Ve­gas rolls the dice, comes up a win­ner

The Welland Tribune - - SPORTS - TIM DAHLBERG

LAS VE­GAS — This was a sight no self- re­spect­ing bookie in this gam­bling town would have ever laid odds on see­ing.

There was Roger Good­ell, prais­ing Las Ve­gas with the lights of the glit­ter­ing Strip shin­ing brightly be­hind him. In the au­di­ence were a trio of NFL own­ers ( though not Jerry Jones) who had to be just a lit­tle en­vi­ous about the rich pos­si­bil­i­ties that await Mark Davis and his Raiders.

There was no talk about the evils of sports bet­ting, no warn­ings about play­ers find­ing their way into casi­nos. The city they had snubbed for so many years was now one of their own, with the sanc­ti­mo­nious hypocrisy of the past con­ve­niently aban­doned be­fore the first cer­e­mo­nial shov­els of dirt were turned.

The Raiders won’t play here un­til the 2020 sea­son at the ear­li­est, but Mon­day night’s of­fi­cial ground­break­ing for a $ 1.9 bil­lion sta­dium made it seem like they were al­ready home. Great Raiders of the past like Jim Plun­kett and Howie Long were on hand for the turnover, and there was hardly a men­tion of Oak­land the en­tire night.

Amaz­ing what $ 750 mil­lion can do.

That, as it turns out, is the price of ad­mis­sion to the most exclusive club in Amer­i­can sports. A bit pricey, yes, but not a prob­lem in a city that laid off the bet on tourists, who will pick up the tab in in­creased room taxes.

What be­gan 20 months ago as lit­tle more than a con­cept — a pipe dream, per­haps — is sud­denly very real. There are still is­sues that re­main, in­clud­ing some cru­cial agree­ments for the new sta­dium, but no one in at­ten­dance at the splashy ground­break­ing was in any mood to hear about them.

The pres­ence of Good­ell and the own­ers with the lights of the Strip sparkling be­hind them was a bit star­tling, con­sid­er­ing the NFL’s out­right dis­dain over the years for ev­ery­thing Ve­gas. A league that re­fused to al­low the city to ad­ver­tise on the Su­per Bowl tele­cast just a few years ago now may be host­ing a Su­per Bowl there when the new sta­dium opens.

“The bright­est city in the world just got a lit­tle brighter,” said co­me­dian and long­time Raiders fan Ge­orge Lopez, the master of cer­e­monies.

In­deed, Las Ve­gas is on the kind of roll with ma­jor league sports that a craps player at Cae­sars Palace could only dream of.

Last month the NHL’s Ve­gas Golden Knights be­came the first ma­jor pro­fes­sional fran­chise to call the city home, and so far they have been a smash­ing suc­cess on the ice and in the stands. In a city long shunned by pro­fes­sional sports be­cause of gam­bling and a rel­a­tively small pop­u­la­tion base, the hockey team tore down the bar­ri­ers and both lo­cals and tourists have been lin­ing up to buy tick­ets.

The NBA prac­ti­cally spends its sum­mers here, and the big­gest casino op­er­a­tor in town is look­ing to even­tu­ally lure a fran­chise to the city. MGM Re­sorts has al­ready bought a WNBA team that will be­gin play here next year, and the same arena used by the Golden Knights fig­ures to be a per­fect fit for an NBA team.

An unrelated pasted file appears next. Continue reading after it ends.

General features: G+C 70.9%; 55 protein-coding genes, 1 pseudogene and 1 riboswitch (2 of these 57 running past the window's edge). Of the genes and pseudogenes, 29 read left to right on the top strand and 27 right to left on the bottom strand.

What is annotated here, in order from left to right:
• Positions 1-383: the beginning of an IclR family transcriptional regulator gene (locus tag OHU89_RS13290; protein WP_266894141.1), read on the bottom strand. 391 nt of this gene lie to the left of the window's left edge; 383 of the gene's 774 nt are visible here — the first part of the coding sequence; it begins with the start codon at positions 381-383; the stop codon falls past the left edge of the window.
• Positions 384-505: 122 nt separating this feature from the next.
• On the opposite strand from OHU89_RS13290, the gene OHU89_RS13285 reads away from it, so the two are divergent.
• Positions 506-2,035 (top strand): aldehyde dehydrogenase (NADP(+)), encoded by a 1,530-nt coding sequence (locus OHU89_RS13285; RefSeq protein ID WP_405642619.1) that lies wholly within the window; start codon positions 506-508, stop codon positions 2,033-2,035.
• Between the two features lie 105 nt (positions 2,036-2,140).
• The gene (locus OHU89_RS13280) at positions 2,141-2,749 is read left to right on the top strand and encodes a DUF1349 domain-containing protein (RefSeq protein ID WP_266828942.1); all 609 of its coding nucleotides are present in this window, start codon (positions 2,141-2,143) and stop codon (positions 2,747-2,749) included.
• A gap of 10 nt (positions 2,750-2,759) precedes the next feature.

Las Ve­gas is the home of UFC and al­most ev­ery big box­ing match. NASCAR will hold not just one, but two, of its Sprint Cup races in the city next year, and five dif­fer­ent col­lege con­fer­ences bring teams to town for their an­nual bas­ket­ball tournaments.

But it’s the NFL that changes ev­ery­thing, be­gin­ning in 2020 when the new sta­dium will be fin­ished and fans will be able to look out large win­dows in the north end zone to see the ho­tels on the Strip. They’ll also be able to put some money on the games at nearby casi­nos, then stroll over to catch the ac­tion.

That the NFL seems OK with that is an as­ton­ish­ing turn­around that only $ 750 mil­lion in sta­dium money could bring about. For years, Good­ell and oth­ers warned about the per­ils of Las Ve­gas, and play­ers were banned from ap­pear­ing at casino- spon­sored events in the city. The NFL is still pay­ing at­tor­neys to fight a pro­posed re­peal of a fed­eral law ban­ning sports bet­ting ev­ery­where but Ne­vada, a case that will be heard next month by the U. S. Supreme Court.

But Good­ell sounded al­most giddy at the ground­break­ing about the NFL com­ing to Las Ve­gas. He wielded one of the shov­els with the Raiders logo for the cer­e­mo­nial ground­break­ing, and said he was “proud to be here with you.”

To the still dis­be­liev­ing it was liv­ing proof that the Raiders are ac­tu­ally com­ing.

Once again, Las Ve­gas rolled the dice and some­how came up a win­ner.


Oak­land Raiders owner Mark Davis, cen­tre, poses for pho­to­graphs be­side Ne­vada Gov. Brian San­doval, left, and NFL Com­mis­sioner Roger Godell dur­ing a cer­e­mo­nial ground­break­ing for the Raiders’ sta­dium Mon­day, in Las Ve­gas. Af­ter years of planning, deal­ing and get­ting mil­lions in pub­lic fi­nanc­ing ap­proved, the team broke ground on a 65,000- seat domed sta­dium in Las Ve­gas, across the free­way from the city’s world- fa­mous casi­nos.

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